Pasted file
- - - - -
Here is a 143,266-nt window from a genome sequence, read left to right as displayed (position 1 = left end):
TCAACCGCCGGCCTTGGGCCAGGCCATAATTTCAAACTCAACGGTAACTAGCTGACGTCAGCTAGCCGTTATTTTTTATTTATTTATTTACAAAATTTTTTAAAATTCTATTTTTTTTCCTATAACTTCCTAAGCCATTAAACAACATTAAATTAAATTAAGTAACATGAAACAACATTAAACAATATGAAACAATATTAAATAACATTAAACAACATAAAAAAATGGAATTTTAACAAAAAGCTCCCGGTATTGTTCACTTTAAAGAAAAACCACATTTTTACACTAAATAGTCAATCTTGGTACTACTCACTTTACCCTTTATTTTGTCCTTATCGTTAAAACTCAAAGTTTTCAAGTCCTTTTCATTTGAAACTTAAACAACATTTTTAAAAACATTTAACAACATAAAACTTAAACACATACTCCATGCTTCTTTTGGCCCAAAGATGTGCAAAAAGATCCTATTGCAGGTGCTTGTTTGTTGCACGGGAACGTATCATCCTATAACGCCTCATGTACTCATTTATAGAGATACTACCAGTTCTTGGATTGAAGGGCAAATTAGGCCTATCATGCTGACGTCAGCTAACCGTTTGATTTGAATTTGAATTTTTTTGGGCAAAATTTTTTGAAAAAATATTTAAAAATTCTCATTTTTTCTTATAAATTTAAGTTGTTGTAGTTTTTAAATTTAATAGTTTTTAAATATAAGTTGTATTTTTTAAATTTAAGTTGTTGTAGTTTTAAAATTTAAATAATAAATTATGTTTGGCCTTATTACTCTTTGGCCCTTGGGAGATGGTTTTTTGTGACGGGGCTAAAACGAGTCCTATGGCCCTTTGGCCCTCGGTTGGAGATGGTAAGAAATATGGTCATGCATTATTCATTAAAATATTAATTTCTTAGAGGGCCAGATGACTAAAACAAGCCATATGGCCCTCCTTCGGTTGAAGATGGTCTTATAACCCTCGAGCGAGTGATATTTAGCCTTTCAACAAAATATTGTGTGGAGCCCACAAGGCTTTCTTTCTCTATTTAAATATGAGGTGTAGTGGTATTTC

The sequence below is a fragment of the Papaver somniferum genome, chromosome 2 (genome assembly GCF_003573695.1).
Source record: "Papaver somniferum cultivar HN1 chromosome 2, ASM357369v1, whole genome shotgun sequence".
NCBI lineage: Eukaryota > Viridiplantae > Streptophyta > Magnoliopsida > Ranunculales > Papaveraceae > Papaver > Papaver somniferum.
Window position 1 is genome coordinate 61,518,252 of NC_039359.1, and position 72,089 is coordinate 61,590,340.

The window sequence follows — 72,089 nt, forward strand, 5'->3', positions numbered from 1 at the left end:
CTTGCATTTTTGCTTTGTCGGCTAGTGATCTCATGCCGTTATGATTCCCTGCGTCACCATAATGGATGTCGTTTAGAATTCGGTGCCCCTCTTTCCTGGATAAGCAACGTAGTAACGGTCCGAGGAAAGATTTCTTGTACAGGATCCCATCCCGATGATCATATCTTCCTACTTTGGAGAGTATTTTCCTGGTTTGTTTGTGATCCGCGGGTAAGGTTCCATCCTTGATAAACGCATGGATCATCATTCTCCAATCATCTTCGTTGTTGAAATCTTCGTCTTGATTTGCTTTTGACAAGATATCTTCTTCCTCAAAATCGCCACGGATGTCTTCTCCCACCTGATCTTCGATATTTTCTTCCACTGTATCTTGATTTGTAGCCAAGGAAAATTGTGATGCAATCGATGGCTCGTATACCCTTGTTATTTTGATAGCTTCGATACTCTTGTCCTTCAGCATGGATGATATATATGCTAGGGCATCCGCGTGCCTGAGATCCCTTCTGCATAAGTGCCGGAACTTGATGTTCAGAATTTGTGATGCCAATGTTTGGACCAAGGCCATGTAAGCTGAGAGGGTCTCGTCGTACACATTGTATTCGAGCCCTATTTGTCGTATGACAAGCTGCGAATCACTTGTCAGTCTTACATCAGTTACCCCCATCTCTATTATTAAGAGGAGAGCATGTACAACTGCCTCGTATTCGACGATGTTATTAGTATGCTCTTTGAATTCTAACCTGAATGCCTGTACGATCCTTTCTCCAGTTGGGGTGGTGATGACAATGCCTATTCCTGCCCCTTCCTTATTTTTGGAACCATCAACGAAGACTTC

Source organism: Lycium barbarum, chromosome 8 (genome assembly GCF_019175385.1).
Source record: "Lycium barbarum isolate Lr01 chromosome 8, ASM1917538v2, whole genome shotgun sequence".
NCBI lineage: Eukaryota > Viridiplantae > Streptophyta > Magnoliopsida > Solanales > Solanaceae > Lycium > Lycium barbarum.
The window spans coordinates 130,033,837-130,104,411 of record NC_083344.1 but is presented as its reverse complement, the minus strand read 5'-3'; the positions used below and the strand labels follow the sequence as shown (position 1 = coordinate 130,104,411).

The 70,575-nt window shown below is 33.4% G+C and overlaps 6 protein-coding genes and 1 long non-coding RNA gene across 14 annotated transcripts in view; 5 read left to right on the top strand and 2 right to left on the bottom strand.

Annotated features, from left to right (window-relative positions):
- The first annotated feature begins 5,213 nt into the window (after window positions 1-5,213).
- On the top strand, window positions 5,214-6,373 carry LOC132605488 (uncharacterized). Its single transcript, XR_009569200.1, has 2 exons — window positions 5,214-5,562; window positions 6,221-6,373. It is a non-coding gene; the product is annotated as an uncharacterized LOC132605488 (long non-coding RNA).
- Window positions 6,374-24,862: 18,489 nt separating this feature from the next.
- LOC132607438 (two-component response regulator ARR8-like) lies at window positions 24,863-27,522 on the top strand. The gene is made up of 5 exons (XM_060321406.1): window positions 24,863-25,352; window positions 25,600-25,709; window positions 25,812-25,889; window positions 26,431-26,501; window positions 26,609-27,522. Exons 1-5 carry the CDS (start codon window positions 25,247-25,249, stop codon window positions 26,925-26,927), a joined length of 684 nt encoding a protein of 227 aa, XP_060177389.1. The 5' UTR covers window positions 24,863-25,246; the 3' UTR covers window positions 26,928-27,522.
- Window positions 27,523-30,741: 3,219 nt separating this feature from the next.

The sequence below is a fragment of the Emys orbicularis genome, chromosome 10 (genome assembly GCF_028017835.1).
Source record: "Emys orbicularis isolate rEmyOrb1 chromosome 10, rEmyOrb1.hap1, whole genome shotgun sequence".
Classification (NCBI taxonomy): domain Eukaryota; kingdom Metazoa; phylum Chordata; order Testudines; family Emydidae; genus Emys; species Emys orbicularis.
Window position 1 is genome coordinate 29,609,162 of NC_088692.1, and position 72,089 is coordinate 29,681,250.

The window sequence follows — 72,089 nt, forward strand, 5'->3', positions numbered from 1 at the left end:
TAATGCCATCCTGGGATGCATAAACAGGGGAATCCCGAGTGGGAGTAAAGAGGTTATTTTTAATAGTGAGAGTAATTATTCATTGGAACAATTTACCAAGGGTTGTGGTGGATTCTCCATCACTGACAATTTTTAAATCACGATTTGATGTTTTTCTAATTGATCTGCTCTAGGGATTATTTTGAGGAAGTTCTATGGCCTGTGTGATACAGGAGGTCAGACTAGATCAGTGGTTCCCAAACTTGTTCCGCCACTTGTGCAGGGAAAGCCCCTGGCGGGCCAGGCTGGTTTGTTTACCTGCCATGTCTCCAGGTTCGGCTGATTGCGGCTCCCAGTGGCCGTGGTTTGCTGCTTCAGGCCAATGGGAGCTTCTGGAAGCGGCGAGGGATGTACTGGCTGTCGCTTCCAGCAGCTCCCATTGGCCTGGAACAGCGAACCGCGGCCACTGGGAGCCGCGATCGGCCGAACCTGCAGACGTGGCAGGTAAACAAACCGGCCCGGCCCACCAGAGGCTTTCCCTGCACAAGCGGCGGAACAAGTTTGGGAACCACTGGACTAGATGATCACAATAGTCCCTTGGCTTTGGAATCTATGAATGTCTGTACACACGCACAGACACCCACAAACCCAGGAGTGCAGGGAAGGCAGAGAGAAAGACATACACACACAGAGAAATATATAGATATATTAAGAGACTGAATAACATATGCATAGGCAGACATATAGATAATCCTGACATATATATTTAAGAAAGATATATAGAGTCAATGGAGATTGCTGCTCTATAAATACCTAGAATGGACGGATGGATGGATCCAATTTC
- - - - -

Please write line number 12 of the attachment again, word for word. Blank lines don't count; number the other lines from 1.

The window spans coordinates 130,033,837-130,104,411 of record NC_083344.1 but is presented as its reverse complement, the minus strand read 5'-3'; the positions used below and the strand labels follow the sequence as shown (position 1 = coordinate 130,104,411).